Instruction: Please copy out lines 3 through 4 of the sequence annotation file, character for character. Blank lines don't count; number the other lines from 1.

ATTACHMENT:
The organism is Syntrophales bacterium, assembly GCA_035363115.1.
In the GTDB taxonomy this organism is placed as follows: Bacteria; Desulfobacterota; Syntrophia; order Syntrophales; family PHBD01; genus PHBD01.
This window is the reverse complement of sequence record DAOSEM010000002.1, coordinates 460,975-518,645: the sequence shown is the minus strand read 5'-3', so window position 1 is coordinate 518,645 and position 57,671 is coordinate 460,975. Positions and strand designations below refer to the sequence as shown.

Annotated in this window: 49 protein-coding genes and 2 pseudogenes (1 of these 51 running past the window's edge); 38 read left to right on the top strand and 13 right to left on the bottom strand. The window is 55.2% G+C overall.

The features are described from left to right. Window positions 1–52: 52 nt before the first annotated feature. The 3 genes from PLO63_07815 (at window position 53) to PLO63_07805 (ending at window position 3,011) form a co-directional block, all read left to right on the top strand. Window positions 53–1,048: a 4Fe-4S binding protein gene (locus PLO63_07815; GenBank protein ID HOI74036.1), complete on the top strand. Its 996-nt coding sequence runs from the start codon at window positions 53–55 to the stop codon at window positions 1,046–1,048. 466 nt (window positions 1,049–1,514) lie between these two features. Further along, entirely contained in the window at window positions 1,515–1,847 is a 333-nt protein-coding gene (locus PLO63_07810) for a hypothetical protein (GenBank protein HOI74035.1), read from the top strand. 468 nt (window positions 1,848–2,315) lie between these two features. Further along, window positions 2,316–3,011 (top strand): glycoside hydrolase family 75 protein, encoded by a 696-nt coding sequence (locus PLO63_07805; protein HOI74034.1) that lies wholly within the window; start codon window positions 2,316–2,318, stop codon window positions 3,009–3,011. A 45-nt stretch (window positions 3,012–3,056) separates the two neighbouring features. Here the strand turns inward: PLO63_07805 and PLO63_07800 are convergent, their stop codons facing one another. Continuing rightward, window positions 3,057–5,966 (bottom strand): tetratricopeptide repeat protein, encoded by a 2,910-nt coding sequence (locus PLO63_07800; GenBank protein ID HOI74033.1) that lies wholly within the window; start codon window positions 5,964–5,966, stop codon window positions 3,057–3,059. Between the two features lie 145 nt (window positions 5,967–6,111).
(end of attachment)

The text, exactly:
This window is the reverse complement of sequence record DAOSEM010000002.1, coordinates 460,975-518,645: the sequence shown is the minus strand read 5'-3', so window position 1 is coordinate 518,645 and position 57,671 is coordinate 460,975. Positions and strand designations below refer to the sequence as shown.

Annotated in this window: 49 protein-coding genes and 2 pseudogenes (1 of these 51 running past the window's edge); 38 read left to right on the top strand and 13 right to left on the bottom strand. The window is 55.2% G+C overall.